8 Dec, 2019 @ 15:55
1 min read

Adam Neale discusses Plusvalia and how land is valued and taxed in Spain


THE ‘Plusvalia’ tax is one that every property owner and new buyer should become familiar with.

First of all, this tax is levied on any increase in the value of the land your property stands upon when it is sold to a new owner.

It is important to note that the tax is only applied to the value of the land, and not to the property on it.

Furthermore, it only affects lands that are classified as urban, not those defined as ‘rustic’. Each municipality is responsible for collecting this tax themselves, although some of them may delegate its collection to the Provincial Revenue Board of Malaga.

Either way, the tax must be paid within 30 days of the property being transferred to the new owner.

In the case of a property sale, the seller must pay the tax.

If the property is left as an inheritance, then the person receiving the property is responsible for paying the tax.

IMPORTANT: For new owners and buyers, the Plusvalia tax is crucial to understand

The Plusvalia tax is calculated by multiplying the tax base by the tax rate: 

a) The tax base is the increase in value that the property has experienced during the time it has been owned by the seller. This increase is calculated by multiplying the cadastral value of the property at the time of its sale by the annual rate set by each municipal council (with the maximum limit established by law). The calculation is based on whole years, not on fractions of years.

b) The type of lien is the rate set by the municipal council, and there is a 30% limit established by law. There are, however, some variations depending on the years of ownership.

It is possible to estimate what you will owe on Plusvalia by visiting the relevant council’s web page, where you will find a handy tool to calculate it, but please be aware that this is only an estimate and not necessarily the exact final sum.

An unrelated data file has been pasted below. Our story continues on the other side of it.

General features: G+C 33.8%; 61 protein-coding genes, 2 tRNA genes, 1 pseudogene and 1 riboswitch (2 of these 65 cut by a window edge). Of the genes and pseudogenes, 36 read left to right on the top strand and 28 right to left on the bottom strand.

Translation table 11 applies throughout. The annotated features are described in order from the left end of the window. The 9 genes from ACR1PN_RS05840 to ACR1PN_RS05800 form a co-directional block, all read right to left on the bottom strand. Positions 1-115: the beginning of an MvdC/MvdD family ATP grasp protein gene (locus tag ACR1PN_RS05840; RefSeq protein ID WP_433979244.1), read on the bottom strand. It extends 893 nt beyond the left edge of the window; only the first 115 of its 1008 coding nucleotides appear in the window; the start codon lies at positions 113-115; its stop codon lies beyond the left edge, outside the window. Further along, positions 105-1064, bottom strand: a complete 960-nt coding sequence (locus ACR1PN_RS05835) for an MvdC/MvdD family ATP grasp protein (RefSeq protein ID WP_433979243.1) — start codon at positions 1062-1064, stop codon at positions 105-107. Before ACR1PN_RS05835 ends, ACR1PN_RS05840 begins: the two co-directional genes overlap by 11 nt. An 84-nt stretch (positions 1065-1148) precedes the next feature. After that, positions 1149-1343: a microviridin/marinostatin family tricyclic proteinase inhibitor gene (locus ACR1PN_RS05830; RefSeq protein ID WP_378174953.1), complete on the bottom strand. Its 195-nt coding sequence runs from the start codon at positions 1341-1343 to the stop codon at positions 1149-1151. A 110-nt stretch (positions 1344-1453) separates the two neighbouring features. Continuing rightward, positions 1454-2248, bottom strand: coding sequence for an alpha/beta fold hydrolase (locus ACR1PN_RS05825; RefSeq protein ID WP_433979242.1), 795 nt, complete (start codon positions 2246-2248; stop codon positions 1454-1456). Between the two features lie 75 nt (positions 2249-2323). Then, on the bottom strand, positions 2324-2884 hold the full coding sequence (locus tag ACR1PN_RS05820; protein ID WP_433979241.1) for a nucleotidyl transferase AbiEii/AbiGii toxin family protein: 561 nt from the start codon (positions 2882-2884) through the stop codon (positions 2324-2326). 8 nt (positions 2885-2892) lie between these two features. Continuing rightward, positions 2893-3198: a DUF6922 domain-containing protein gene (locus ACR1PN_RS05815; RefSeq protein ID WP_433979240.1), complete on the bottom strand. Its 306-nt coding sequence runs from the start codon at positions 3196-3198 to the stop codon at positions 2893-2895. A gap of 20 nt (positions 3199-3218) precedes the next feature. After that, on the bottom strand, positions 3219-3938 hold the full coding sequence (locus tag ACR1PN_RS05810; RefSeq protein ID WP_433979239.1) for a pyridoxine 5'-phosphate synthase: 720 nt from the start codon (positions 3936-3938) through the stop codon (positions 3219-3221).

If the seller is not resident in Spain, the buyer’s lawyer will normally insist on withholding funds to pay the Plusvalia on the seller’s behalf to prevent the possibility of the buyer becoming liable for the Plusvalia in the event of non-payment.

What happens if the property sale price is lower than the purchase price? This situation often occurred during the recession when property prices fell.

However, the relevant fiscal laws decreed that there should be an assumption that there is always some increase in value. In the next article we will look at the legal changes that have taken place since then to make the system fairer although as we will see, in practice it remains problematic for non residents to get their money back.

Adam Neale (Columnist)

Adam Neale is the owner of Terra Meridiana, a real estate agency based in Estepona on the Costa del Sol covering areas such as Marbella, Estepona, Sotogrande and Benahavís. Adam has more than a decade of experience in the sales and rental markets and, as Property Insider for the Olive Press, will be providing useful advice for buyers, sellers, tenants and all those interested in living in southern Spain. You can contact Adam by phone at +34 951 318480, pay a visit to his office at 77 Calle Caridad, 29680 Estepona (Málaga) or just visit his website at www.terrameridiana.com

Leave a Reply

This site uses Akismet to reduce spam. Learn how your comment data is processed.

Greta Cop25
Previous Story

OPINION: Spain may be hosting the pivotal COP25 climate conference, but Madrid may need to rethink its approach to sustainability

Boris Johnson
Next Story

As Boris Johnson sets his sights on No 10, Amanda Butler looks towards the sale of one of Mallorca’s grandest homes

Latest from Adam Neale: Property Insider

Go toTop

More From The Olive Press

BREAKING: Barcelona will remove ALL tourist apartments in 2028 in HUGE win for anti-tourism activists

BARCELONA’S city council has announced it will revoke all licenses

British tourist is stabbed to death outside a nightclub in Spain

A BRITISH tourist, 30, was stabbed to death outside a